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Grijalva: Az should accept stimulus funds

Citizen Staff Writer



Arizona’s $4.2 billion share of the federal stimulus package should be accepted by state officials, Rep. Raúl Grijalva said Friday.

To reject all or some of the funding will cost more jobs and retain all of the drastic cuts in education and health care programs already enacted at the state house, Grijalva said.

“We cannot allow this to become a political-ideological issue,” Grijalva, D-Arizona, said.

Funding for infrastructure projects like maintaining roadways and bridges appears on the way to acceptance by the Arizona Department of Transportation, he said.

But beliefs by some Republican conservatives that stimulus money will come with federal strings attached that will prove costly later when funding expires are short-sighted, given the magnitude of the nation’s economic crisis, Grijalva said. “This recovery money is not the savior. It is the underpinnings to keep the house from falling on us,” Grijalva said.

Republican Gov. Jan Brewer has said she will consult with legislative Republicans on how to use – or whether to accept – the stimulus money.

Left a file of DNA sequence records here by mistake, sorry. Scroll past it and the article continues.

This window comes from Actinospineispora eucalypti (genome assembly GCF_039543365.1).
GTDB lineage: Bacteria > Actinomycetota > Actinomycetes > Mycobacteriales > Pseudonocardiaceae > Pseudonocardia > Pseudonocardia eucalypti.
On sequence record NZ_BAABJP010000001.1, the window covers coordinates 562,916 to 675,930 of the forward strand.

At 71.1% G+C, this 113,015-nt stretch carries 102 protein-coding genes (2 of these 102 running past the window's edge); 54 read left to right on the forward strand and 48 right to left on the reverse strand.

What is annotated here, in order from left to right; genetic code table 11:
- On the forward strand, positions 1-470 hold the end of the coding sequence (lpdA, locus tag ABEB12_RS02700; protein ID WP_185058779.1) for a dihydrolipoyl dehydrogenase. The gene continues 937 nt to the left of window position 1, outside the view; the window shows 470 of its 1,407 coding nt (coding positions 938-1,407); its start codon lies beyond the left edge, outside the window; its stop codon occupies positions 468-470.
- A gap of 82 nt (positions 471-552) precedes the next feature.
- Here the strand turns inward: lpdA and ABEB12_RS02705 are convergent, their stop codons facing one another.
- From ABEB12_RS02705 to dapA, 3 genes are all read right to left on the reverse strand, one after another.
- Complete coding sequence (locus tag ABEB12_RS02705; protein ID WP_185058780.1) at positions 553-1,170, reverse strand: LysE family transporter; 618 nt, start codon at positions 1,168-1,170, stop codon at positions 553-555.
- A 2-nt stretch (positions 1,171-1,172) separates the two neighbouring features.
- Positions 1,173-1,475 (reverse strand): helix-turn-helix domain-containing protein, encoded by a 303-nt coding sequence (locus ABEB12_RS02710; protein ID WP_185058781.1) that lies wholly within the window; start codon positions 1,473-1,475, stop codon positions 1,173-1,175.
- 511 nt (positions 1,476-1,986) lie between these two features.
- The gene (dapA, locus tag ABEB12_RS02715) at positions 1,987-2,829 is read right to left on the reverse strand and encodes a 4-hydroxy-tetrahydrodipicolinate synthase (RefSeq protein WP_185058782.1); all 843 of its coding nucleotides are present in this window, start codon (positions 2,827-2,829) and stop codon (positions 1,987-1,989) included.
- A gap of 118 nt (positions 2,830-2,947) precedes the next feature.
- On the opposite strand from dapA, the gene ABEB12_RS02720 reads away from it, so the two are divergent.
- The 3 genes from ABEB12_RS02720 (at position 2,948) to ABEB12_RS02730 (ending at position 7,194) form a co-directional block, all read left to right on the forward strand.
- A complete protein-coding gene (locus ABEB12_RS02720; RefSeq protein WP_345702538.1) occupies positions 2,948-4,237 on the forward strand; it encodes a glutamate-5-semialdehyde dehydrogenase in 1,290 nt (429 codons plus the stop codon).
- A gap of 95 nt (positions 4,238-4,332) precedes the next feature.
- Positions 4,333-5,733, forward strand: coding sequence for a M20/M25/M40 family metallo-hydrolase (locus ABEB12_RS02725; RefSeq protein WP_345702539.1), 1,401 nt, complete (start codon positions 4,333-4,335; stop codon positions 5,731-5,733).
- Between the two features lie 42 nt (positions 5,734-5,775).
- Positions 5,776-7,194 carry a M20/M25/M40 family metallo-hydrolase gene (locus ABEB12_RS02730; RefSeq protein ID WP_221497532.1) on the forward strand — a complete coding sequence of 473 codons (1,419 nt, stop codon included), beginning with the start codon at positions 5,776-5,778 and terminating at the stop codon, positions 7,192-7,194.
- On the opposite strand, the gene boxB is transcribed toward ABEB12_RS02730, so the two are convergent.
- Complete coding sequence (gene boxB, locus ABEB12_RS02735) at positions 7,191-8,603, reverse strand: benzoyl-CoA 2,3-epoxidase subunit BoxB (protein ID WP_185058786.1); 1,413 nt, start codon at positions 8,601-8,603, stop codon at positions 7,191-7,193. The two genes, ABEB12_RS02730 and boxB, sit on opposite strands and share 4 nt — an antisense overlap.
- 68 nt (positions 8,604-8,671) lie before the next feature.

Grijalva focused on the impact of state legislative budget cuts on education and health programs for children, noting that a bulk of the budget cuts approved to trim a projected $1.6 billion state deficit disproportionately hit K-12 school and health care programs for the young.

Arizona ranks fourth lowest nationally for children with no health care, and will descend to the bottom of the country in student-teacher ratios with the cuts approved by the Legislature, he said.

The state is to receive about $803 million in budget stabilization funds, intended to partly offset the cuts made to education and health care programs, Grijalva said.

“I don’t think the intent of Congress was for it to be discretionary,” Grijalva said.

Programs in rural areas will also suffer disproportionately with the legislative budget cuts, he said.

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